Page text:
The Window Closes

He moved out two years ago this month. After more chances than I can count, I gave up. He already had. I’d been slow to accept defeat but when I did, I prepared myself that things wouldn’t end well for him. When his sister called to tell me she’d found him it was some version of what I was expecting. What surprised me is the wave of terrible sadness I am flailing in. I thought he could no longer break my heart. I thought we were done.

Yesterday, his friend Ian and I went to his house to salvage what we could of music and his instruments – an effort to lessen the sense of waste and for me, to search for clues. I asked Ian if he ever spoke about me and was it with anger. He said, never anger – only regret.

We’d known each other a long time – had tried and failed at romance 20 years earlier so when we reconnected again, it was magical. His smile always made me weak in the knees – but there was more: his long, graceful limbs, beautiful face, that jawline. Even aging, his enviable head of hair turned perfect salt and pepper. And he was funny. So damn funny and a mischievous prankster. And so smart – patiently trying to explain string theory and black holes to me as my eyes glazed over. He understood and actually loved Charles Ives and Stravinsky – but most of all, Zappa who inspired his own complex, quirky music that he worked on constantly. He was a brilliant musician – as in everything, going for the difficult, mastering complicated drum riffs. When he moved in here, he built a studio in the basement and Molly and I always loved hearing him play the drums.

My friends became his friends, our home – his. He couldn’t believe his luck. But none of it was enough. A story I’d already lived through before. And again, I chose to save myself and Molly.

A few months after he’d moved out, he came over for a cup of coffee and asked me if maybe, maybe if  he could get healthy, maybe when he’s seventy — we could get back together. I told him yes, of course there’d be a chance –  he was a great love of my life. We both knew our story would not really end that way, but in a flash of fantasy, a window opened for a breath of hope.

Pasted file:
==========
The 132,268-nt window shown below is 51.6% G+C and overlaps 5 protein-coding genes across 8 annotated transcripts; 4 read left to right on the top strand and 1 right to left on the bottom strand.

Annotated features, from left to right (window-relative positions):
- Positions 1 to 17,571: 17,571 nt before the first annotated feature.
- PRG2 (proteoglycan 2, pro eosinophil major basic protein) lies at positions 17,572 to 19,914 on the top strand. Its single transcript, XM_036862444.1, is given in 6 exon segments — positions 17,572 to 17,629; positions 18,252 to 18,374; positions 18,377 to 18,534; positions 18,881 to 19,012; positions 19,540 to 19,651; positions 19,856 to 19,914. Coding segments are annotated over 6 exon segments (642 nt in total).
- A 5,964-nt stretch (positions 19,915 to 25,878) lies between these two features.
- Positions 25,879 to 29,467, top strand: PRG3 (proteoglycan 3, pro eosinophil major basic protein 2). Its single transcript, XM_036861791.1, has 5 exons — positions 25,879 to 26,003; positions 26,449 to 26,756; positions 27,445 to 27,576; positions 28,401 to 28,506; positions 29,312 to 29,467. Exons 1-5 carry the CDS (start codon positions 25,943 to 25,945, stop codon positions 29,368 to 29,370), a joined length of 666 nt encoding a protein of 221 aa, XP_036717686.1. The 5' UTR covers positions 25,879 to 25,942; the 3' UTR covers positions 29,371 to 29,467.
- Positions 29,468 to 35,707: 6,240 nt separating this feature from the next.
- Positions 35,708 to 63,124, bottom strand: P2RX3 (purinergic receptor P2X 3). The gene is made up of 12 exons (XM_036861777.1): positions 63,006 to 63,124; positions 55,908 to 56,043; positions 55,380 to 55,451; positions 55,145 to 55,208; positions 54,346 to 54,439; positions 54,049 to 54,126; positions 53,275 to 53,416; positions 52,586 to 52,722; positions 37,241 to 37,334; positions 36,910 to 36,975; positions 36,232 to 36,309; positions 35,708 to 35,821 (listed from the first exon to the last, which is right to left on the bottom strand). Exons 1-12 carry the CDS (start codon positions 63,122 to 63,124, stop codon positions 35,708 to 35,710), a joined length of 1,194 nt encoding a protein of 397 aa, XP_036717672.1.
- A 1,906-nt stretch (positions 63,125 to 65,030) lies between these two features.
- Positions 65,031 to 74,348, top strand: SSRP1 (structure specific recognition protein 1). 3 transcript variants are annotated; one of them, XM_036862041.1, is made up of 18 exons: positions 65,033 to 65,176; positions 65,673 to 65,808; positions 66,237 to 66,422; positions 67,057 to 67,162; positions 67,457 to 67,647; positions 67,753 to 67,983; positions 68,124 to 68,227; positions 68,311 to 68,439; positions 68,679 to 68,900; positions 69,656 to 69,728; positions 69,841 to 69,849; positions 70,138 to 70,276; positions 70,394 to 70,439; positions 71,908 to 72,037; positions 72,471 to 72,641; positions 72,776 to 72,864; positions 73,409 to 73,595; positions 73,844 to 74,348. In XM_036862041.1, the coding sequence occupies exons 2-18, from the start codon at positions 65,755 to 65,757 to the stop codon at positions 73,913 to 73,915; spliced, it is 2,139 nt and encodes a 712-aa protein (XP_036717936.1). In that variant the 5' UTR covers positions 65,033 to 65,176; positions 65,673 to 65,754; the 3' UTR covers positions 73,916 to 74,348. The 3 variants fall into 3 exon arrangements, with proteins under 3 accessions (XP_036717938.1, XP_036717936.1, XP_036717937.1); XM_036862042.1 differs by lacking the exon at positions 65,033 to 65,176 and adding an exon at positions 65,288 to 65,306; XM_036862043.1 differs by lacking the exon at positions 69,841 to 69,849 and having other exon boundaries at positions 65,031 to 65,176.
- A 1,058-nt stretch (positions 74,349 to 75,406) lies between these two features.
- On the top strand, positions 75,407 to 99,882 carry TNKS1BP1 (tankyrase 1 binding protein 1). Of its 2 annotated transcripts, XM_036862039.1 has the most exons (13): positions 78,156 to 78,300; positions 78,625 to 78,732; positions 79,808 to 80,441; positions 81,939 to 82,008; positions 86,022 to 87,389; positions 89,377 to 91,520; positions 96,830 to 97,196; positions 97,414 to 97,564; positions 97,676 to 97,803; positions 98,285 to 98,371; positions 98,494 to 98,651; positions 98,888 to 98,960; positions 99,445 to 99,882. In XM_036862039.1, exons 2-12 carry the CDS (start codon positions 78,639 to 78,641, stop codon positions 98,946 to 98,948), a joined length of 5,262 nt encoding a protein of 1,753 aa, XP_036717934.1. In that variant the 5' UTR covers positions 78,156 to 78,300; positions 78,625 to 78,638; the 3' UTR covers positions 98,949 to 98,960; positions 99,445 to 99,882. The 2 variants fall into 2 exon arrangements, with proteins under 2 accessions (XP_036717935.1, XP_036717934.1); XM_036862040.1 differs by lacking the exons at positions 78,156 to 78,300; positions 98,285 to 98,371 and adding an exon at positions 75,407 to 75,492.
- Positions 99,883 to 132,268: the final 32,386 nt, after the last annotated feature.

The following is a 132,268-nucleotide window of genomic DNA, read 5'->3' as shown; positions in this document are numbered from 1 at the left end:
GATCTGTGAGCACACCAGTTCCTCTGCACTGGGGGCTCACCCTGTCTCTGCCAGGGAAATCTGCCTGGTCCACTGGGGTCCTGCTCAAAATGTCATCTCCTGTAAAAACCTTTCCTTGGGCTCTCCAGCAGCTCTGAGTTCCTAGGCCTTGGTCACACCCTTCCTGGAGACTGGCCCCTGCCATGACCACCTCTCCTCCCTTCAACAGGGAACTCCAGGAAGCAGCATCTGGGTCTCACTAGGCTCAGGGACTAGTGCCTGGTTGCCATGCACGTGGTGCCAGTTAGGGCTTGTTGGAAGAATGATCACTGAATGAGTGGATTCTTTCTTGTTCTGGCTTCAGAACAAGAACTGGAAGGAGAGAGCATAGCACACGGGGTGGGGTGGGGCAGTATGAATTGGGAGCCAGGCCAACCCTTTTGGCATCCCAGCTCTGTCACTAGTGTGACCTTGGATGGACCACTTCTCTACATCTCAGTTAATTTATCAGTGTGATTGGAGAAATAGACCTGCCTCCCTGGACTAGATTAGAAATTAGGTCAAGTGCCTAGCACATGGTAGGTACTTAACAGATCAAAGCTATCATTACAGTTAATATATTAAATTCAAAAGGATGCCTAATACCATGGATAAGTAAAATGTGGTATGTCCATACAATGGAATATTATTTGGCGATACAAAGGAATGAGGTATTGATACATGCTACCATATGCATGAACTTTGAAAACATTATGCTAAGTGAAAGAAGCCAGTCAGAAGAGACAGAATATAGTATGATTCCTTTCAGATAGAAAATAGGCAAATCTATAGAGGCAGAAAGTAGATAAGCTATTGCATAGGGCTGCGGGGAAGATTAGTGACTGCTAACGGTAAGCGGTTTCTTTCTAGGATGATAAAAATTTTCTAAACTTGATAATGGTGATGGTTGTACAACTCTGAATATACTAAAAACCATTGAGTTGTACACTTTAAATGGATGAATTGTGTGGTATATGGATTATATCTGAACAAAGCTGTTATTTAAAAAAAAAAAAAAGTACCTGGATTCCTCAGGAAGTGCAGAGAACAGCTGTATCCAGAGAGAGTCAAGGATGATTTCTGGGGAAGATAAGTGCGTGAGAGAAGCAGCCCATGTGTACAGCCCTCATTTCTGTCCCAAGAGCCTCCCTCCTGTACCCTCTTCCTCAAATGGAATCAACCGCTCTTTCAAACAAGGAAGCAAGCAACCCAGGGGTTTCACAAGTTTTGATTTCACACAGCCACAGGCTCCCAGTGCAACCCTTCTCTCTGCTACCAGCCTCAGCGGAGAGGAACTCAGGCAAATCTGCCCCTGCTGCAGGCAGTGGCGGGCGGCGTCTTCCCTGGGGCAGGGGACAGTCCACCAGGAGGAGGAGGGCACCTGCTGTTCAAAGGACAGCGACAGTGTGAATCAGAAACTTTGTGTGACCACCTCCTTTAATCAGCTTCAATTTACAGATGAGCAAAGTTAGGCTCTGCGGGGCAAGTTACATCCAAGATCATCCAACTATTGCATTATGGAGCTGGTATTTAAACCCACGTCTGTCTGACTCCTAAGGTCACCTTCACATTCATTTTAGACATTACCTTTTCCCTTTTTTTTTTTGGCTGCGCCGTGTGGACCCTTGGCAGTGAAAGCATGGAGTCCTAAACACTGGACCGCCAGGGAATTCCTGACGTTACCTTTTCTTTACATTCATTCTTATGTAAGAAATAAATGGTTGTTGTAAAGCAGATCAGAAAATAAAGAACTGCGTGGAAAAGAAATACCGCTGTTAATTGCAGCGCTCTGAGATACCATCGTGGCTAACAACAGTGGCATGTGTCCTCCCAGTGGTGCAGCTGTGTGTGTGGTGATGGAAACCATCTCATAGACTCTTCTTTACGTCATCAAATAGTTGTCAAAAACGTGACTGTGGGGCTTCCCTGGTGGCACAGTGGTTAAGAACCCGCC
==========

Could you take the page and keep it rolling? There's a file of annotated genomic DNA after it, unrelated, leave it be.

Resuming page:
Just last month, he turned 62. I’d watched his painful disappearing act over these last years and thought I had already braced myself – but his final exit – breaks my heart. Goodbye my sweet love.

20 thoughts on “The Window Closes”

  1. Thank you, Tricia, for your willingness to share your sadness and defeat as well as your joy and celebrations. So deeply and ineffably human. Your writing is beautiful.

  2. Oh my goodness Tricia. You have learned so much from loss, haven’t you. My wish is you learn as much or more from love in the coming seasons ahead… sending huge hugs to you my friend.

  3. Oh Tricia, this breaks my heart for you. I am so sad that you had to go through this even once, and now, twice. I don’t know what else to say, except I wish you some sense of knowing-in your bones-that you did all you could to love Rob. He just couldn’t go on. There are too many people in this world who leave too early. Love you…

  4. Thanks for sharing such a real and beautiful piece of your life. You are a strong woman of substance.

  5. Dear Tricia, I’m sending love and affection. Really feeling like I’ve lost a goofy, funny brother, and you and Molly so so much more. I’m wearing a clothespin around in honor of Rob the prankster. My one comforting image is of Rob, if there is a heaven, meeting up with my dad, and seeing both of their faces simply light up.

  6. Sad, sad. When I knew Rob 35 years ago, he was so luminous and mysterious. Thanks for sharing, Tricia. So very sorry for you and Rob and all of us who knew him.

  7. Oh Tricia……I am stunned and so sad for you. I will call…..Sending you so much love, XO

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